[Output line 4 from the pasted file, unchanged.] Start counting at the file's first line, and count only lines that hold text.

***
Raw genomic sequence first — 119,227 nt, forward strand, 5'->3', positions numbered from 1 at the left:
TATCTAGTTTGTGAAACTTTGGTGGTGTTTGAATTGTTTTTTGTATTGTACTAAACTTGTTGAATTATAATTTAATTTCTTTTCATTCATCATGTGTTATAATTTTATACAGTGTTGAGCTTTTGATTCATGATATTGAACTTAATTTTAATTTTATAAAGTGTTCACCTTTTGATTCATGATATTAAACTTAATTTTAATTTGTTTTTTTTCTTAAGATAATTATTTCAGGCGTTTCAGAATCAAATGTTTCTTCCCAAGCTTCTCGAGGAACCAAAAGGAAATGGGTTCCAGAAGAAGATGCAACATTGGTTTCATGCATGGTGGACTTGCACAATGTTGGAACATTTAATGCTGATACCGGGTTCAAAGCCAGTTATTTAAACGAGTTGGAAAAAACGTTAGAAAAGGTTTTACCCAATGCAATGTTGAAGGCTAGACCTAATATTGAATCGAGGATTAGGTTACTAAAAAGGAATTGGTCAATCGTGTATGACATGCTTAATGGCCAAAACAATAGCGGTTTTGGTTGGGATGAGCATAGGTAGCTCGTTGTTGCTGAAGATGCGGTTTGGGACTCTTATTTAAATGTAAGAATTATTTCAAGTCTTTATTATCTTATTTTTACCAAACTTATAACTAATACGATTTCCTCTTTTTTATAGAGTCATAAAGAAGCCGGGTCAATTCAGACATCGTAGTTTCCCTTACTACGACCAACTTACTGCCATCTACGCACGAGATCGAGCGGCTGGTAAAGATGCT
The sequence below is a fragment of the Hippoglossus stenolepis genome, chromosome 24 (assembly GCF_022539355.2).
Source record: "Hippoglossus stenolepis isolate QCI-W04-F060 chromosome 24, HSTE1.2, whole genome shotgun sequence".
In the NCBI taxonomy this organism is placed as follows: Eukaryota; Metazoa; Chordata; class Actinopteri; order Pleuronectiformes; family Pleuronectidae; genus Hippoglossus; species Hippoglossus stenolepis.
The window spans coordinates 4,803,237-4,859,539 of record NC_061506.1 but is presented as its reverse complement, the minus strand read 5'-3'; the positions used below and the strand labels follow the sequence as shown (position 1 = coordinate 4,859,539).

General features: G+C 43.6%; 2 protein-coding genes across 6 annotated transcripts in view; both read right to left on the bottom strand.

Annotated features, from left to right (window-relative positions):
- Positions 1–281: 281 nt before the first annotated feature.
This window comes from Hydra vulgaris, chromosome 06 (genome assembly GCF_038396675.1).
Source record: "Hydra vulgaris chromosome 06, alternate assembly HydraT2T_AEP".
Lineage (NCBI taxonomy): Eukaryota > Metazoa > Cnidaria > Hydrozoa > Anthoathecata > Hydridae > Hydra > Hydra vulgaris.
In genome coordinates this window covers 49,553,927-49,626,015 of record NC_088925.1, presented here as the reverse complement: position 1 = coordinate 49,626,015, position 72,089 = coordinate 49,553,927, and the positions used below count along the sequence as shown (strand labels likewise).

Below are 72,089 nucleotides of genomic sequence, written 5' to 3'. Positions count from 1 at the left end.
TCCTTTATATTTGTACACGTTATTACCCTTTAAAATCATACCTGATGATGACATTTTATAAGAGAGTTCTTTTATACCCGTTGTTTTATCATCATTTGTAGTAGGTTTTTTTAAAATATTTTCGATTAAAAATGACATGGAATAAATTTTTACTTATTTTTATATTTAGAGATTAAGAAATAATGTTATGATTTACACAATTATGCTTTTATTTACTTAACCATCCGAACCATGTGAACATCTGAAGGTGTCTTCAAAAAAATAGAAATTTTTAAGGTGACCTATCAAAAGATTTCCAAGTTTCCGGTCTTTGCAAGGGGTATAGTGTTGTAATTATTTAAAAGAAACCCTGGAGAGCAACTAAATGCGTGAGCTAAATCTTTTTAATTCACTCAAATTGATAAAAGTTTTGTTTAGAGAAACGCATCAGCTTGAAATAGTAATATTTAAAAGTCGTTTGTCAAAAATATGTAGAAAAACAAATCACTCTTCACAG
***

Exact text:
Source record: "Hippoglossus stenolepis isolate QCI-W04-F060 chromosome 24, HSTE1.2, whole genome shotgun sequence".